The New Zealand government will consider PPPs and issuing infrastructure bonds to pay for large transport projects, according to its new transport policy.
The government proposed on Tuesday (3 April) spending NZD 4bn (USD 2.9bn) over a decade on rapid transit in a plan that shifts spending away from big motorway projects, but increases it for public transport and smaller road upgrades.
A new tram from the centre of Auckland out to the airport as well as unspecified “transitional rail” in urban areas are among the projects the rapid transit money will fund.
The government’s draft Government Policy Statement on Land Transport proposes an overall increase in the money available in the National Land Transport Fund – the main source of government money for transport projects – to NZD 4.2bn in 2027/28 from NZD 3.7bn in the 2018/19 financial year ending 31 March.
The 13.5% rise over the next decade would be funded by an increase in fuel excise duty, of between NZ 9 cents and NZ 12 cents a litre over the next three years.
Overall, government funds available for public transport over 2018/19-2027/28 will increase 46% compared to the last plan, which covered 2015/16-2024/25. Meanwhile, funds available for walking and cycling paths will rise 248% with a 95% hike for regional road improvements over the same period. At the same time, state highway improvements will get 11% less funding.
The government said the NZD 4bn to be allocated to rapid transit decreases towards the end of the ten-year period, but it is intended that funding will still increase. “The intention is to continue with more investment, however, the details of what and how it would be funded are not decided yet,” the draft policy said.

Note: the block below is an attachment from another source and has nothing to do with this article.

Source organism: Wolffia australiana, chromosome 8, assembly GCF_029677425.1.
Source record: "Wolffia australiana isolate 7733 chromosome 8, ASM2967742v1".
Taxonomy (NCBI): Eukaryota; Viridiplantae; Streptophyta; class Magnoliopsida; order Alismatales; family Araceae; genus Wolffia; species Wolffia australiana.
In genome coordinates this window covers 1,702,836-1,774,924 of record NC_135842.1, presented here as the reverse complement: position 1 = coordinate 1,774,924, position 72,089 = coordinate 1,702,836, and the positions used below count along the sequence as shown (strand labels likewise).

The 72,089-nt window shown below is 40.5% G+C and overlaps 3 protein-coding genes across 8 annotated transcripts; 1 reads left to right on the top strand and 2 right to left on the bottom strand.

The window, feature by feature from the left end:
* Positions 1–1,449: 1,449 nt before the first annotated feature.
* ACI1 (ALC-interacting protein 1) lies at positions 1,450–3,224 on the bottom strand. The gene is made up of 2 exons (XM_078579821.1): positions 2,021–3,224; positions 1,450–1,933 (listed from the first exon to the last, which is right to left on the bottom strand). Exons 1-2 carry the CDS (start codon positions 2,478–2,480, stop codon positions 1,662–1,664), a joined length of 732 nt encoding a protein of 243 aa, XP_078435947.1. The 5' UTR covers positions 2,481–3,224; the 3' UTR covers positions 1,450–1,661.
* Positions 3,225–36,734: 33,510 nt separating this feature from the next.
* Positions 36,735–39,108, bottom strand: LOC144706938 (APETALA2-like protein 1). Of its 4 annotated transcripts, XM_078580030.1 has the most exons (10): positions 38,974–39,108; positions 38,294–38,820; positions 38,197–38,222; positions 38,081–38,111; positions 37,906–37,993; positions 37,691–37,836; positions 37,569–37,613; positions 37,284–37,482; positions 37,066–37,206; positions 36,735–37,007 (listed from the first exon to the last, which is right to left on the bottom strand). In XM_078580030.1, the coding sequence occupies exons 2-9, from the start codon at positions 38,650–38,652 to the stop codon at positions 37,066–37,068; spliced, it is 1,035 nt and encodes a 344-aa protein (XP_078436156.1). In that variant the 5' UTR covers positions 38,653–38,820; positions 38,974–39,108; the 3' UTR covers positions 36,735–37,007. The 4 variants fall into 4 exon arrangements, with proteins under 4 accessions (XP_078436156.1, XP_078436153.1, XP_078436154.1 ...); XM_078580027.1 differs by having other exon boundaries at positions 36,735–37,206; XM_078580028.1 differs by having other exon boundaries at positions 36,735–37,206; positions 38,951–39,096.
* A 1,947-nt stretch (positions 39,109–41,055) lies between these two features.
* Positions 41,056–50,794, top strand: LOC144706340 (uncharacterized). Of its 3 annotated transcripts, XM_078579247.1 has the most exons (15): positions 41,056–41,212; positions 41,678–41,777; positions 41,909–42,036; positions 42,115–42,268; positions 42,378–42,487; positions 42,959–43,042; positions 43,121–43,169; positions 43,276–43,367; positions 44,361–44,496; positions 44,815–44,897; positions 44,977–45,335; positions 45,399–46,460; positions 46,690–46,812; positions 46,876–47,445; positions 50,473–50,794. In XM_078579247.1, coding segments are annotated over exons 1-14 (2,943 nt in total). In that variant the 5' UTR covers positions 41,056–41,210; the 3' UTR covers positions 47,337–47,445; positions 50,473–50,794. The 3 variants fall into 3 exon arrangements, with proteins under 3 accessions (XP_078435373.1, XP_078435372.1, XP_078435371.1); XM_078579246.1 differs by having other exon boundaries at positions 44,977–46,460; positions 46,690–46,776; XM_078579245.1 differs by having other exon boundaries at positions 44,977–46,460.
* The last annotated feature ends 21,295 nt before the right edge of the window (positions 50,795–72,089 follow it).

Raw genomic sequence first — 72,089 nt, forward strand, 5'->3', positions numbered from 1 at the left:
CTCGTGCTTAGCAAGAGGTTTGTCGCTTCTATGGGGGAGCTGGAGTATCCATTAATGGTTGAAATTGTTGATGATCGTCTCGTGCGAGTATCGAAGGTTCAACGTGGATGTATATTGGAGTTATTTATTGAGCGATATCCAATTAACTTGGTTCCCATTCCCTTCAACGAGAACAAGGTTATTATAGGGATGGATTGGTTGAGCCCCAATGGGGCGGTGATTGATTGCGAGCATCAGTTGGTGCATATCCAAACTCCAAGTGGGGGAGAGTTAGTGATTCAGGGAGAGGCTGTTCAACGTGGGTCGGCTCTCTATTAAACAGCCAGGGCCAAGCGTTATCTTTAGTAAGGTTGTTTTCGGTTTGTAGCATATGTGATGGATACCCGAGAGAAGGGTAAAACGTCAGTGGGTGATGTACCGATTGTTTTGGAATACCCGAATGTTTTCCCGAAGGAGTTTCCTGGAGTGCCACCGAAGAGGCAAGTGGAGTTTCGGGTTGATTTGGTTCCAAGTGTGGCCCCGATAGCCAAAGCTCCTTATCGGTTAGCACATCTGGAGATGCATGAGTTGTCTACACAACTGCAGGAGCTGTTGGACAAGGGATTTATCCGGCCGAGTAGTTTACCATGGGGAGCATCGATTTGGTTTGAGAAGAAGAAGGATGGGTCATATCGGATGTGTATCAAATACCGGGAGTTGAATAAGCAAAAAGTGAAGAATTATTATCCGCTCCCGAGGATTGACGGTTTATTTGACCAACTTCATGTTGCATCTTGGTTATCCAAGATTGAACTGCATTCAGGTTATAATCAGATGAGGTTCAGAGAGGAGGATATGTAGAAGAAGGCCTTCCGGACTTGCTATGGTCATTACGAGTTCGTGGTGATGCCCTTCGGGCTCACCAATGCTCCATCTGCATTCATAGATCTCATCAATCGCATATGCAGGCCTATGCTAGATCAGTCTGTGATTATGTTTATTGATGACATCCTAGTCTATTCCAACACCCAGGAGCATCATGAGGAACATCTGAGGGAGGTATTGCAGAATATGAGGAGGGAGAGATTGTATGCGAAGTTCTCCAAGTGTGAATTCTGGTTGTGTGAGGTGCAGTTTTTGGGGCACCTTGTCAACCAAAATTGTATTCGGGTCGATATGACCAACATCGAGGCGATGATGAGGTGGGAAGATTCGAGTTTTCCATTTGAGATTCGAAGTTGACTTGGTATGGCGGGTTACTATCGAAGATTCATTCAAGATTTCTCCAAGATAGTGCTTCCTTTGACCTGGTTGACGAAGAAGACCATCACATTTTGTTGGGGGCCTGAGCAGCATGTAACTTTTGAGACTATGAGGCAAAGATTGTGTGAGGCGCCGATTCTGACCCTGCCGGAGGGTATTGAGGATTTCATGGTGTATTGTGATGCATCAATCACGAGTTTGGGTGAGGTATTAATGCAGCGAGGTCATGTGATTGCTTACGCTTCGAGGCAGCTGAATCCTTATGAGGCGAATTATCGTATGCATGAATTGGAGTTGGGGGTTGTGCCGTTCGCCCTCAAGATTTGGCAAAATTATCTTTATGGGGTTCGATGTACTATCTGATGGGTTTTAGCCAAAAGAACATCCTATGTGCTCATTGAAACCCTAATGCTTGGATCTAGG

A spokesperson for the Minister for Transport, Phil Twyford, said the “government would consider public private partnerships for large-scale infrastructure on a case-by-case basis”.
Local government levies and vehicle licensing fees will supplement the central government funds, but the policy document says the government will consider alternative funding options including other user charges and “value capture” levies on those that benefit from new infrastructure such as property developers and other land owners.
It said these could be used to pay for alternative financing such as PPPs and government issued infrastructure bonds.
“In addition to the primary central government and local government funding sources, it is possible to access alternative government financing through a Crown loan, or from private financing, for example through public private partnerships,” the policy document said.
“It may also be possible to issue infrastructure bonds. These bonds would be repaid through revenue raised from the alternative funding sources.”
It said any “alternative financing proposal” will require a business case. “Because adopting the proposal may foreclose other options, it must represent the best course of action for the land transport system.”
Business cases for alternative financing would need to be approved by Cabinet. They will need to demonstrate how the project can realise benefits early. The willingness and extent to which co-funders commit to funding opportunities for value capture and/or to realising the value to communities of land use changes that can be leveraged by land transport investment must also be detailed.
The deadline for submissions on the plan is 2 May.